General Acheampong Unable to Deliver

September 9, 1977

Unable to deliver on its promises, the NRC/SMC became increasingly marked by mismanagement and rampant corruption. In 1977, General Acheampong brought forward the concept of union government (UNIGOV), which would make Ghana a non-party state. Perceiving this as a ploy by Acheampong to retain power, professional groups and students launched strikes and demonstrations against the government in 1977 and 1978.

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One Response to “General Acheampong Unable to Deliver”


  1. THE ACHEAMPONG REGIME, 1972-78
    On January 13, 1972, the military seized control of the government for the second time under the leadership of Lieutenant Colonel I.K. Acheampong. The army justified its action by accusing the civilian government, headed by Kofi A. Busia, of having failed to resolve the various problems confronting the Ghanaian armed forces.
    The origin of the army’s disaffection lay in the 1971-72 austerity budget, according to which defense expenditures were too large for a country as small as Ghana. The subsequent reductions affected maintenance and materials. Reductions also increased the difficulties facing younger army officers. By the early 1970s, the lack of funds had forced the Ghana Military Academy to reduce the size of its annual class from about 120 to twenty-five cadets.
    Many senior army officers had also complained that the 1966 coup had interrupted the normal promotion cycle. They maintained that officers who supported Kotoka received quicker promotions, whereas those whose loyalty was in question were held back. Ewe officers, who had been shunted aside since the end of the NLC regime, believed that Acheampong would restore an equitable ethnic balance to the officer corps. Lastly, the army objected to the Busia government’s decision to broaden the army’s mission to include such nonmilitary functions as engaging in anti-smuggling patrols, supporting anti-cholera drives, facilitating flood relief work, and participating in reconstruction work.
    To rule Ghana, Acheampong established the National Redemption Council (NRC) and acted as its chairman. Initially, the NRC consisted of six army officers and one civilian; however, Acheampong eventually broadened the NRC’s membership to include officers from all the services. Newcomers included the air force and navy commanders and the inspector general of the police. Acheampong dropped the two lower-ranking army officers and the civilian member. The NRC assumed legislative and executive powers while the NRC chairman became head of state and commander in chief. The NRC chairman also was responsible for all NRC appointments and removals with the advice of not less than two-thirds of the NRC members. The NRC could remove the chairman by a unanimous decision.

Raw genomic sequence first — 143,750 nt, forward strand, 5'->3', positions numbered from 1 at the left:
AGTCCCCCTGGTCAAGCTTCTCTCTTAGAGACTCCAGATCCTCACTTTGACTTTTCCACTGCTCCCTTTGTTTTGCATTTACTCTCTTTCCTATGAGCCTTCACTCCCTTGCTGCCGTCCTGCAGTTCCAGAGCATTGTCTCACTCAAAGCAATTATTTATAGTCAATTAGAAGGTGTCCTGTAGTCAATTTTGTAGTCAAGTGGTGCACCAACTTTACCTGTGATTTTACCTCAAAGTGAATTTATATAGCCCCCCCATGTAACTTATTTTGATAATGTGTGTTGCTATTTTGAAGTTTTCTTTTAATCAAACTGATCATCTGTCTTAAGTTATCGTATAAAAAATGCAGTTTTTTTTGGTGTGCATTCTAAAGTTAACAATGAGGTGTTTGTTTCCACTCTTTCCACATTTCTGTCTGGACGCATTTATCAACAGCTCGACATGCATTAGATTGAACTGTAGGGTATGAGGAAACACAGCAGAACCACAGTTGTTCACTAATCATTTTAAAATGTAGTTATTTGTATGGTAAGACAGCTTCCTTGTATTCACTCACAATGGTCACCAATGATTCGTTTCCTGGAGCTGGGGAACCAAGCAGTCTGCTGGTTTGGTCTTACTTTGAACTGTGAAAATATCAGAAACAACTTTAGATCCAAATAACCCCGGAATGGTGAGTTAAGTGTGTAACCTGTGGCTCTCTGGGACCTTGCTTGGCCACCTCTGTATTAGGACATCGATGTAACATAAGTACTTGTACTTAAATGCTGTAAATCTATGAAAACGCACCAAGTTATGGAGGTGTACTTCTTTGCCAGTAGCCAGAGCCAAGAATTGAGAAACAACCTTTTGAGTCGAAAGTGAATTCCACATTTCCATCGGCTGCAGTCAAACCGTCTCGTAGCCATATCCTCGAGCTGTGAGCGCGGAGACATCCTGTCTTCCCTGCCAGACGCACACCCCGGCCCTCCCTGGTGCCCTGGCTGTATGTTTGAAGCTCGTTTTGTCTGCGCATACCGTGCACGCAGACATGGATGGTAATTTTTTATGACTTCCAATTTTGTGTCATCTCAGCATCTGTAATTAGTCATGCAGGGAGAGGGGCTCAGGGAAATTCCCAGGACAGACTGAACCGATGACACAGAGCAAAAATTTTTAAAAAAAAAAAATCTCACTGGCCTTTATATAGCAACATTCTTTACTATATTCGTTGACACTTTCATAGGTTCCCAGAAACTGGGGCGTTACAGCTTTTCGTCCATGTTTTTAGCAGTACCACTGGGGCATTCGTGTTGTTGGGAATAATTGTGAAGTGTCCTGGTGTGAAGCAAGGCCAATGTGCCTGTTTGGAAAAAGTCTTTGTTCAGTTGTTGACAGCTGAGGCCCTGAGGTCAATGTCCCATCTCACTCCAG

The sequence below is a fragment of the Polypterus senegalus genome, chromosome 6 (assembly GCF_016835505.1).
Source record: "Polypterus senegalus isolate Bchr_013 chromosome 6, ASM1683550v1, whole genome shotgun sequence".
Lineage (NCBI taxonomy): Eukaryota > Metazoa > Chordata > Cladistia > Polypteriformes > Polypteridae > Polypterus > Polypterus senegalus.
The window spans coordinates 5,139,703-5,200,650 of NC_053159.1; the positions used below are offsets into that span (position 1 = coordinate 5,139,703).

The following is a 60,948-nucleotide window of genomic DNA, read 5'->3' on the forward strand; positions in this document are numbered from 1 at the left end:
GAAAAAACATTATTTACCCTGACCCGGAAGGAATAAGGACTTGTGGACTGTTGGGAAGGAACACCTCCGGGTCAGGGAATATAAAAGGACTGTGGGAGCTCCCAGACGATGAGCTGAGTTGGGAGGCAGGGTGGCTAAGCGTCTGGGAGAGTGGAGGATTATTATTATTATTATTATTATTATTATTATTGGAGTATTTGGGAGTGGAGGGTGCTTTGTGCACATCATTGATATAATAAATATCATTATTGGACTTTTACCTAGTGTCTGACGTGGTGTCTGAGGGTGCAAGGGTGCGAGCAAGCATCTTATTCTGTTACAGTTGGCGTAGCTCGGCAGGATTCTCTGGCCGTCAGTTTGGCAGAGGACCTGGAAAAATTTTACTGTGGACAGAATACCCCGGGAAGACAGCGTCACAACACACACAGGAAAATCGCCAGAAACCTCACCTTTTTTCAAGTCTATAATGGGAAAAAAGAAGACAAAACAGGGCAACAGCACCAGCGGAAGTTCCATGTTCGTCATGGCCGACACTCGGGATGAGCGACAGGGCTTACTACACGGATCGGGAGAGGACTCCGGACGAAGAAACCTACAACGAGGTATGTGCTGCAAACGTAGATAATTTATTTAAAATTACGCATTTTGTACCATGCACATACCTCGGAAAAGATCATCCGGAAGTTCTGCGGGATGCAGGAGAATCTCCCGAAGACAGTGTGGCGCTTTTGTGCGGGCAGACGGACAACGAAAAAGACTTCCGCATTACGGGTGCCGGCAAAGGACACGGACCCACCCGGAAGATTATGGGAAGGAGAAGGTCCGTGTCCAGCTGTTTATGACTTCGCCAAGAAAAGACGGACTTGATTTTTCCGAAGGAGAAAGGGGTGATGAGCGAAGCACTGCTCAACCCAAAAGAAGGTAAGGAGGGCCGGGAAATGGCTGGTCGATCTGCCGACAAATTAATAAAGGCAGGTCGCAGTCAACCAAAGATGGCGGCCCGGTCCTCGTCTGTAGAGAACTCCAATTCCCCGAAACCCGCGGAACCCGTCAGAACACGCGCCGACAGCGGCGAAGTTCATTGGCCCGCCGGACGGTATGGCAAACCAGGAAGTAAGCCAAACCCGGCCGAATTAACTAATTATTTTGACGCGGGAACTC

The NRC appointed nine military officers who ranked from major to colonel to serve as regional commissioners. Customarily, these commissioners worked in their traditional homelands. The NRC and the regional commissioners constituted the Executive Council. The NRC and the Executive Council, which together included about thirty senior military officers, ruled Ghana. The NRC militarized Ghanaian society, moreover, by appointing senior military officers to positions in all major departments, regional bodies, state corporations, and public boards. Additionally, Acheampong wanted to change the constitution to end party politics and to create a union government composed of civilians, military personnel, and police. Such a system, Acheampong believed, would create national unity, end tribalism, and facilitate economic development.
    The failure to achieve these goals and the 1975 decision to transform the NRC into the Supreme Military Council (SMC) marked the beginning of Acheampong’s downfall. The government maintained that the SMC would restore the military hierarchy that the 1972 coup had destroyed. Over the next two years, the Acheampong regime gradually lost popular support because of growing corruption, economic problems, and clashes between the SMC and the general public, culminating in violent disturbances during the 1978 referendum on union government.


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